Proponent's argument to vote Yes:Rep. DAVID OBEY (D, WI-7): Congress has tried to do a number of things that would alleviate the squeeze on the middle class. Meanwhile, this economy is sagging. Jobs, income, sales, and industrial production have all gone down. We have lost 600,000 jobs. We are trying to provide a major increase in investments to modernize our infrastructure and to provide well-paying construction jobs at the same time.

Opponent's argument to vote No:Rep. JERRY LEWIS (R, CA-41): Just 2 days ago we were debating an $800 billion continuing resolution. Now in addition to being asked to pay for a bailout for Wall Street, taxpayers are being asked to swallow an additional $60 billion on a laundry list of items I saw for the first time just a few hours ago. The Democratic majority is describing this legislation as a "stimulus package" to help our national economy. But let's not fool ourselves. This is a political document pure and simple. If these priorities are so important, why hasn't this bill gone through the normal legislative process? We should have debated each of the items included in this package.

It doesn't take an economist to tell you that the economy needs our help. But what does this Congress do? It proposes to spend billions more without any offsets in spending. The failure to adhere to PAYGO means that this new spending will be financed through additional borrowing, which will prove a further drag on our struggling economy.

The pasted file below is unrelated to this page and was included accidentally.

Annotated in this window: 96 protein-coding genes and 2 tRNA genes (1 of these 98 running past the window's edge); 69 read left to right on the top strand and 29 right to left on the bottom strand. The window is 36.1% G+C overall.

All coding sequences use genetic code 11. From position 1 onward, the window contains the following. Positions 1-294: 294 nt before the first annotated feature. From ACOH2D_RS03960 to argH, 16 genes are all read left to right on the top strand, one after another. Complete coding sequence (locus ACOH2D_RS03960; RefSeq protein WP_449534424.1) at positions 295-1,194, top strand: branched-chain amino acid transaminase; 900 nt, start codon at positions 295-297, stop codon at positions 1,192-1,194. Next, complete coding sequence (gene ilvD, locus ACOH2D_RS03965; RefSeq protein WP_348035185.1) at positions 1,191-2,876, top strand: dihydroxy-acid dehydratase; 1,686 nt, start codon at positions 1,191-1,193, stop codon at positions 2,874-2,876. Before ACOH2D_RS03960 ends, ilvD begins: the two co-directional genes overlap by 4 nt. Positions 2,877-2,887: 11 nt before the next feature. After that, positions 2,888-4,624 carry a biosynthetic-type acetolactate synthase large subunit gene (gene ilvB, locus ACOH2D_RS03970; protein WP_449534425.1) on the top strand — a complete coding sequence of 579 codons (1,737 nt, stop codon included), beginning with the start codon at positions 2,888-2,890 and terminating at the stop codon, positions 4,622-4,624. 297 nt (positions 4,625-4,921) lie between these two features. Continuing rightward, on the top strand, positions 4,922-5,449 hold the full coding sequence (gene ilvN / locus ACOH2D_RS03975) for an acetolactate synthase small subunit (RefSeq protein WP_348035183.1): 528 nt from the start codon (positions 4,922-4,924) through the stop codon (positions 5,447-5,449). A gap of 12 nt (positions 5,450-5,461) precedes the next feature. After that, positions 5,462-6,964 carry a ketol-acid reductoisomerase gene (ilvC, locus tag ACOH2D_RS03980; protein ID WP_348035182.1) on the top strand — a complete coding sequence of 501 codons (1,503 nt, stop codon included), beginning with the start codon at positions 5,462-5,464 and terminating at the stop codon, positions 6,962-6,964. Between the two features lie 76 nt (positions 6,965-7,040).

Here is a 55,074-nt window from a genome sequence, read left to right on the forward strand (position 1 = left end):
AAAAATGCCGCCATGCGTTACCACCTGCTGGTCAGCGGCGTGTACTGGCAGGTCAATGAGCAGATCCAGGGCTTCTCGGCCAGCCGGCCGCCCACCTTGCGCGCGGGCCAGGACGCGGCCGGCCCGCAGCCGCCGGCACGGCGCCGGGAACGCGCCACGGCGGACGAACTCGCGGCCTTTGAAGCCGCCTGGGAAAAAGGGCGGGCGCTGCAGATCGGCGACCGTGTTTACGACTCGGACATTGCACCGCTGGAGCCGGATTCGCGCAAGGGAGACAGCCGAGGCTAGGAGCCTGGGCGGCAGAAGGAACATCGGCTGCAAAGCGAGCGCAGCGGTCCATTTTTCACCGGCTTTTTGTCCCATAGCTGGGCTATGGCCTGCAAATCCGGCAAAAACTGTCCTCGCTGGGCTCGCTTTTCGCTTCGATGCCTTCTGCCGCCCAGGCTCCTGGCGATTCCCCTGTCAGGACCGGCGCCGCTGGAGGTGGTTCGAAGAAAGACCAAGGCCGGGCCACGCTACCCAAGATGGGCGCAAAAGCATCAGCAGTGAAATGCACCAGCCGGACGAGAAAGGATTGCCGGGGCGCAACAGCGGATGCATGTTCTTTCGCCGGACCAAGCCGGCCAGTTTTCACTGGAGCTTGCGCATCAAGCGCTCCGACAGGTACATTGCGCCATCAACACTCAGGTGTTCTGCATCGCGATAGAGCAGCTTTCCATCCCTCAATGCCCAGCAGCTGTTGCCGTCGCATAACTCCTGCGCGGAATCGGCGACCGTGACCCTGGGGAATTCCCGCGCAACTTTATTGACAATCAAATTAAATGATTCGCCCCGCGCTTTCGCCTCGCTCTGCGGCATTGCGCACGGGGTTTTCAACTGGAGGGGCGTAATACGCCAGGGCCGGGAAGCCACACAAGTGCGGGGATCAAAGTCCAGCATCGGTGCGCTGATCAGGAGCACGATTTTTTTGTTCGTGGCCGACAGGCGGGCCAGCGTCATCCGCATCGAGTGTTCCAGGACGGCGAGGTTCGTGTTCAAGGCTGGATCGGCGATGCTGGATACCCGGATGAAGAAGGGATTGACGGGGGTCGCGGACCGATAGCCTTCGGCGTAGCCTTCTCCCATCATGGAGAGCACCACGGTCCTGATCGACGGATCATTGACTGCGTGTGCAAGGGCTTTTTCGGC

Reference: Job Creation and Unemployment Relief Act; Bill S.3604&HR7110 ; vote number 2008-S206 on Sep 26, 2008

Voted NO on paying down federal debt by rating programs' effectiveness.

Amendment intends to pay down the Federal debt and eliminate government waste by reducing spending on programs rated ineffective by the Program Assessment Rating Tool (PART).

Proponents recommend voting YES because:

My amendment says we are going to take about $18 billion as a strong signal from the Congress that we want to support effective programs and we want the taxpayer dollars spent in a responsible way. My amendment doesn't take all of the $88 billion for the programs found by PART, realizing there may be points in time when another program is not meeting its goals and needs more money. So that flexibility is allowed in this particular amendment. It doesn't target any specific program. Almost worse than being rated ineffective, we have programs out there that have made absolutely no effort at all to measure their results. I believe these are the worst offenders. In the following years, I hope Congress will look at those programs to create accountability.